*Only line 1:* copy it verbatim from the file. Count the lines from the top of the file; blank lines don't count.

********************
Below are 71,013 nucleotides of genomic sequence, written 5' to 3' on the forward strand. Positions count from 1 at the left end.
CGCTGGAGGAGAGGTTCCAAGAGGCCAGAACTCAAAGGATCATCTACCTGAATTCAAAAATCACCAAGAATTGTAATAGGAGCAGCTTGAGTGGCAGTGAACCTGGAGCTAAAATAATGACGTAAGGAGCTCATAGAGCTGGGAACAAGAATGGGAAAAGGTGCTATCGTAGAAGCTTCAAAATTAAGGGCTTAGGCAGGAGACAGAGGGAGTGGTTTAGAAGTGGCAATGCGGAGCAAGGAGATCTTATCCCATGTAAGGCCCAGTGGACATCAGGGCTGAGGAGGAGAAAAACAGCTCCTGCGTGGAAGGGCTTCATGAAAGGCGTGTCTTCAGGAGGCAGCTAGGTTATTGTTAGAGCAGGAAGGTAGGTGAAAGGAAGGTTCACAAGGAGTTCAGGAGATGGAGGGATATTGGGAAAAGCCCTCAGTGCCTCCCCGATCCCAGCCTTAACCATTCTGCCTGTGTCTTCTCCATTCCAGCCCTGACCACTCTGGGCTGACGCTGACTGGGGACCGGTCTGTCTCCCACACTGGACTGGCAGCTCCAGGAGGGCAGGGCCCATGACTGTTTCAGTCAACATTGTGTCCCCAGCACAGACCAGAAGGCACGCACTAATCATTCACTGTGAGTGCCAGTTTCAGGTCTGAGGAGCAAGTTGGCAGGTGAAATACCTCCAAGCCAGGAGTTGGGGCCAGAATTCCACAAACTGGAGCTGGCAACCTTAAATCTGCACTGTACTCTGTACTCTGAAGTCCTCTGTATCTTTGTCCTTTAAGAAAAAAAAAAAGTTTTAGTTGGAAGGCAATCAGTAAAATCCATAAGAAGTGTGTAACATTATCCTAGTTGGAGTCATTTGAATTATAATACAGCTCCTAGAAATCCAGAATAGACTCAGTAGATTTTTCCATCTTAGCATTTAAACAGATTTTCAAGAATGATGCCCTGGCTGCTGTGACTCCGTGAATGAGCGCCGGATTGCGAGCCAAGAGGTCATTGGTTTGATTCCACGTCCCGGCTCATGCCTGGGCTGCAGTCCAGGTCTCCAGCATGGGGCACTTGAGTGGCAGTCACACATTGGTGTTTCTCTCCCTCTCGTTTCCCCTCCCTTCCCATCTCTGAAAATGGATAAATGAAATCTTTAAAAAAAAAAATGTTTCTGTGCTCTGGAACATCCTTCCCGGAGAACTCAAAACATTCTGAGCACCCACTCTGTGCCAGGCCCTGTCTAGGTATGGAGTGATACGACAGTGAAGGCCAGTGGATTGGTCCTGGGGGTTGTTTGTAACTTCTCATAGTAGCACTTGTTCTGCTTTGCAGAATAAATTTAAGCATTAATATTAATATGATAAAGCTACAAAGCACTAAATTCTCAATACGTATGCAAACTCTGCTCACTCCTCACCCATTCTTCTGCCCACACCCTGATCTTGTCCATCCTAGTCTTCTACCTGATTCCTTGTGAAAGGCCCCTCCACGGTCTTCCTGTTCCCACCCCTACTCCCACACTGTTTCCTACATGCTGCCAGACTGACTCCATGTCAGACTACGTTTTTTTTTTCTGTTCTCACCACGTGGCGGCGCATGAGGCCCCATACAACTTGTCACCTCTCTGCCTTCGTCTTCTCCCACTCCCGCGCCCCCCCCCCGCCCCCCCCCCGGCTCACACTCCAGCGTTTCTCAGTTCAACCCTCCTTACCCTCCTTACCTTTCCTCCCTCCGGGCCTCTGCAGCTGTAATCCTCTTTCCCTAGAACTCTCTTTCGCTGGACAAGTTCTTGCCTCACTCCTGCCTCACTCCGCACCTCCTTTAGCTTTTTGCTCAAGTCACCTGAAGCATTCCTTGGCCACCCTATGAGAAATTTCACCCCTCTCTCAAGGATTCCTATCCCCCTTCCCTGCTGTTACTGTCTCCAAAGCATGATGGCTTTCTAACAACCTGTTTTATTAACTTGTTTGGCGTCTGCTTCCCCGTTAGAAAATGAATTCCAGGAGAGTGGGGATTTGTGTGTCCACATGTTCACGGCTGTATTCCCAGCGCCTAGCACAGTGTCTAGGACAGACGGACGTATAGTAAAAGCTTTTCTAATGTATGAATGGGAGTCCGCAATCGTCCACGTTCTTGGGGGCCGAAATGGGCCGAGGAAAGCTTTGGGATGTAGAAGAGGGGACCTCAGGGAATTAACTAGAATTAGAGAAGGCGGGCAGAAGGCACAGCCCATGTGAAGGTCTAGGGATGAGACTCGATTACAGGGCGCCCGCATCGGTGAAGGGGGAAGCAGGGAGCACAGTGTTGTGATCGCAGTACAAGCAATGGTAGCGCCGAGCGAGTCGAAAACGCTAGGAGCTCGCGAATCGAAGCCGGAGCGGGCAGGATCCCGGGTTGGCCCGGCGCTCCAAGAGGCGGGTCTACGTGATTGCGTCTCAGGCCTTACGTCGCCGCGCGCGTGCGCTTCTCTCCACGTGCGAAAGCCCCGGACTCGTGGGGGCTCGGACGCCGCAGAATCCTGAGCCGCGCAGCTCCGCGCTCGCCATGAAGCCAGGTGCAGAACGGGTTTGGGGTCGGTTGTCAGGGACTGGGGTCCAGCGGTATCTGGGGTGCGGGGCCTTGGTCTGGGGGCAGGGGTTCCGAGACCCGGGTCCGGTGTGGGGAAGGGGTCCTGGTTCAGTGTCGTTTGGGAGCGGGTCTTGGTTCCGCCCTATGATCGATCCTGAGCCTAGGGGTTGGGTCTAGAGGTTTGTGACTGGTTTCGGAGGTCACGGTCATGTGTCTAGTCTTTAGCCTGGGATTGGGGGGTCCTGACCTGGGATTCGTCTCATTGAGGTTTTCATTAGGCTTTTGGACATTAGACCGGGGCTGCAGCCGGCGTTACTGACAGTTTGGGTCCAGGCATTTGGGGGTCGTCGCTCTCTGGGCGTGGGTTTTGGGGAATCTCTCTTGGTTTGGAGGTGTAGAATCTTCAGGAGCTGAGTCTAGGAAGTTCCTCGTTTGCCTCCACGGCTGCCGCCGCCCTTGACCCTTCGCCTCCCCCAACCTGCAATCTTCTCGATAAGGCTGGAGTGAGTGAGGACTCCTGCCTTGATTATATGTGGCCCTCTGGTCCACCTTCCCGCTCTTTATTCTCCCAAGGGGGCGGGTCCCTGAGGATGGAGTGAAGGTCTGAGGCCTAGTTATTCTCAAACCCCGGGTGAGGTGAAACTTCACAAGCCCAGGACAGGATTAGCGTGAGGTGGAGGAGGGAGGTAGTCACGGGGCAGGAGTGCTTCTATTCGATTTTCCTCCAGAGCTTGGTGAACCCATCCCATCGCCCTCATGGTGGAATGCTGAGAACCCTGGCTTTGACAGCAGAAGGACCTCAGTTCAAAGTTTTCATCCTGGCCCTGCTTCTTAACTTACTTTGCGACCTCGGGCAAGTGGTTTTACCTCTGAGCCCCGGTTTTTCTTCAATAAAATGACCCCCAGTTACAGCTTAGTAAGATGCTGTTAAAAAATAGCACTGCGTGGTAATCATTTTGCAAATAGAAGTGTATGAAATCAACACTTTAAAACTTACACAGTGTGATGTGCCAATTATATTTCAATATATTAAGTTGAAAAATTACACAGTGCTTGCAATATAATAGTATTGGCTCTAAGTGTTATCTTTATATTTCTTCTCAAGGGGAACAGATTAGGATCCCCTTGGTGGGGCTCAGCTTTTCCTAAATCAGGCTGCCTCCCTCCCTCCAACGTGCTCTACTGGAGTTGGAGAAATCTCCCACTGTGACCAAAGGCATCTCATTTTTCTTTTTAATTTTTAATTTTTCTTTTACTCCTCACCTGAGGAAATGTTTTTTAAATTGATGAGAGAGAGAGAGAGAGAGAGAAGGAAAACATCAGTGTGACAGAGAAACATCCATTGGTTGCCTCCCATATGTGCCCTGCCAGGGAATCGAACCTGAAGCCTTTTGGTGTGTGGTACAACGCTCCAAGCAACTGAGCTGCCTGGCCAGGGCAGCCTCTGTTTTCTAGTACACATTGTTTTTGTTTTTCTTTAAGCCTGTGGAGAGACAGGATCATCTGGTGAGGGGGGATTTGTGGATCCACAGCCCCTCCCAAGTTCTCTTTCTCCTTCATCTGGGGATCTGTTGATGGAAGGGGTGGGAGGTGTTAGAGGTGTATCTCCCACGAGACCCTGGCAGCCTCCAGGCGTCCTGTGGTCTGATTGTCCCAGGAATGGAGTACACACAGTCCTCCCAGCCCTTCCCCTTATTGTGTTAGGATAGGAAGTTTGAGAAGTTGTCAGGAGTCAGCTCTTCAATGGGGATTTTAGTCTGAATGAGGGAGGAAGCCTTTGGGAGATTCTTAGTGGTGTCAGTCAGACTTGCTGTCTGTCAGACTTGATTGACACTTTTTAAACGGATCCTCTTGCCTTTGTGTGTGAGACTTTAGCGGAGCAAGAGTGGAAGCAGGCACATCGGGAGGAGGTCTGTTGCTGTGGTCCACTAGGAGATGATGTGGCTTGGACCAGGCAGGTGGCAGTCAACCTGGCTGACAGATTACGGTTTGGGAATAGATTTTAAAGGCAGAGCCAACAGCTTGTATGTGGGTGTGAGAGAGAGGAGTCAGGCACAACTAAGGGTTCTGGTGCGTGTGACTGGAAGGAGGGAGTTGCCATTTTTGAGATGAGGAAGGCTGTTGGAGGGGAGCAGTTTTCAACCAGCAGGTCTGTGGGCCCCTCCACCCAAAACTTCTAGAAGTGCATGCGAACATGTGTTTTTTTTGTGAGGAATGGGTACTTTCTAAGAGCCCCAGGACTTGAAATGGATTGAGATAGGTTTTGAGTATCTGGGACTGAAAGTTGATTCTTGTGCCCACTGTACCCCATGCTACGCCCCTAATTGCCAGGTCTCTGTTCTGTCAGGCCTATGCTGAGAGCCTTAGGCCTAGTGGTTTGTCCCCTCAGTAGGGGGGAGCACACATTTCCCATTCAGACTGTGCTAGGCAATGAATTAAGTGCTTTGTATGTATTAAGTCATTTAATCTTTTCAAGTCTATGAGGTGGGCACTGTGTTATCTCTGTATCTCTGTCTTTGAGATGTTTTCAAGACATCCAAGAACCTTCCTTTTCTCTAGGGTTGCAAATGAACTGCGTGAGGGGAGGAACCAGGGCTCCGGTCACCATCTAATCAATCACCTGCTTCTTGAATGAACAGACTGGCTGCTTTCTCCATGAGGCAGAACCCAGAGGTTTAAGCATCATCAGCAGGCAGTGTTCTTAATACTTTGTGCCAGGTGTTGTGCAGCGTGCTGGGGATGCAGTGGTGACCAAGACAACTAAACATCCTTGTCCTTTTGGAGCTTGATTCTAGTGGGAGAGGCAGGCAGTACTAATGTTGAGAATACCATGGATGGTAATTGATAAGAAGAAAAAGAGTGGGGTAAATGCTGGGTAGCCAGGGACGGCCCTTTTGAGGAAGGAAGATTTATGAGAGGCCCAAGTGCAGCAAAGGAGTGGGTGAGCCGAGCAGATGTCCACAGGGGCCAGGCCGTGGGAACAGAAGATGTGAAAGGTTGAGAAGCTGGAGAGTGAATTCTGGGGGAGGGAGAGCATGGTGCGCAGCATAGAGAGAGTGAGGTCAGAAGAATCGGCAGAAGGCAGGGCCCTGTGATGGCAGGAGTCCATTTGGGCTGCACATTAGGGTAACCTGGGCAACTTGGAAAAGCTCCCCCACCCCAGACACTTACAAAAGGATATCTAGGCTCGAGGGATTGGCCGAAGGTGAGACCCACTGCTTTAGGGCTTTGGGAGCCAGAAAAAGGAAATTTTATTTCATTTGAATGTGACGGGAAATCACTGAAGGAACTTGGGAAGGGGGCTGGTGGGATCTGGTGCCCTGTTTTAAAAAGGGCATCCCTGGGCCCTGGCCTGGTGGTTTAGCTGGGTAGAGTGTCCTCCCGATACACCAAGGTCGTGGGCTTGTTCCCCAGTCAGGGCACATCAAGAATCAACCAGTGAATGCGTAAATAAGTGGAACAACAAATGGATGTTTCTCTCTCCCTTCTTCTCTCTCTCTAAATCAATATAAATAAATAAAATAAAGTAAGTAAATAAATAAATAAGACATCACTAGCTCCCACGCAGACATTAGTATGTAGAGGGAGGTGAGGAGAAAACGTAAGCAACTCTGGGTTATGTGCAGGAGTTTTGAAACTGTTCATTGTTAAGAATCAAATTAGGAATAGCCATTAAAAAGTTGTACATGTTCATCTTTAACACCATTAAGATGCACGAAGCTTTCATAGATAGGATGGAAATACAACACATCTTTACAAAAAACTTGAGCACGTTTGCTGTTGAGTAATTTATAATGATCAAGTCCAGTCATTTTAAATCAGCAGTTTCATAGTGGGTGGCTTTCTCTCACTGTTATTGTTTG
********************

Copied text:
Below are 71,013 nucleotides of genomic sequence, written 5' to 3' on the forward strand. Positions count from 1 at the left end.